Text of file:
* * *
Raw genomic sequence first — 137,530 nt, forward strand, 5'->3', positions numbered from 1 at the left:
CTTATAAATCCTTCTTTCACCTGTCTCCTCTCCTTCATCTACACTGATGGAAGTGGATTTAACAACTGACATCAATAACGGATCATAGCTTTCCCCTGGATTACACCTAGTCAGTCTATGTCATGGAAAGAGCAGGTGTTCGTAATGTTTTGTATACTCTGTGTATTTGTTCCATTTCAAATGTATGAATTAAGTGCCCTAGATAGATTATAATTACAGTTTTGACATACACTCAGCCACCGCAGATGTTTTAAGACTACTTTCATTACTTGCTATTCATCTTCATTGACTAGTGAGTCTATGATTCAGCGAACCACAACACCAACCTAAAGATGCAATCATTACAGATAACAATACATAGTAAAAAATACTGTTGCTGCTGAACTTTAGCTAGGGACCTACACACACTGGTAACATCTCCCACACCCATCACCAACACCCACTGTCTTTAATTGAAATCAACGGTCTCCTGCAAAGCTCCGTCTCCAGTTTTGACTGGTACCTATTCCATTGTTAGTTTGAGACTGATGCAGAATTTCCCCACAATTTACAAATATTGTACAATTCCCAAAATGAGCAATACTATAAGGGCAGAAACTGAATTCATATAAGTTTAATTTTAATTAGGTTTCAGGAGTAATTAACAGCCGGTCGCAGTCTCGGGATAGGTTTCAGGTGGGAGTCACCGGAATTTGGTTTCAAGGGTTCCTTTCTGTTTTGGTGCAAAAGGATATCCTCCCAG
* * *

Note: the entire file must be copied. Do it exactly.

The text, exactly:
Raw genomic sequence first — 137,530 nt, forward strand, 5'->3', positions numbered from 1 at the left:
CTTATAAATCCTTCTTTCACCTGTCTCCTCTCCTTCATCTACACTGATGGAAGTGGATTTAACAACTGACATCAATAACGGATCATAGCTTTCCCCTGGATTACACCTAGTCAGTCTATGTCATGGAAAGAGCAGGTGTTCGTAATGTTTTGTATACTCTGTGTATTTGTTCCATTTCAAATGTATGAATTAAGTGCCCTAGATAGATTATAATTACAGTTTTGACATACACTCAGCCACCGCAGATGTTTTAAGACTACTTTCATTACTTGCTATTCATCTTCATTGACTAGTGAGTCTATGATTCAGCGAACCACAACACCAACCTAAAGATGCAATCATTACAGATAACAATACATAGTAAAAAATACTGTTGCTGCTGAACTTTAGCTAGGGACCTACACACACTGGTAACATCTCCCACACCCATCACCAACACCCACTGTCTTTAATTGAAATCAACGGTCTCCTGCAAAGCTCCGTCTCCAGTTTTGACTGGTACCTATTCCATTGTTAGTTTGAGACTGATGCAGAATTTCCCCACAATTTACAAATATTGTACAATTCCCAAAATGAGCAATACTATAAGGGCAGAAACTGAATTCATATAAGTTTAATTTTAATTAGGTTTCAGGAGTAATTAACAGCCGGTCGCAGTCTCGGGATAGGTTTCAGGTGGGAGTCACCGGAATTTGGTTTCAAGGGTTCCTTTCTGTTTTGGTGCAAAAGGATATCCTCCCAG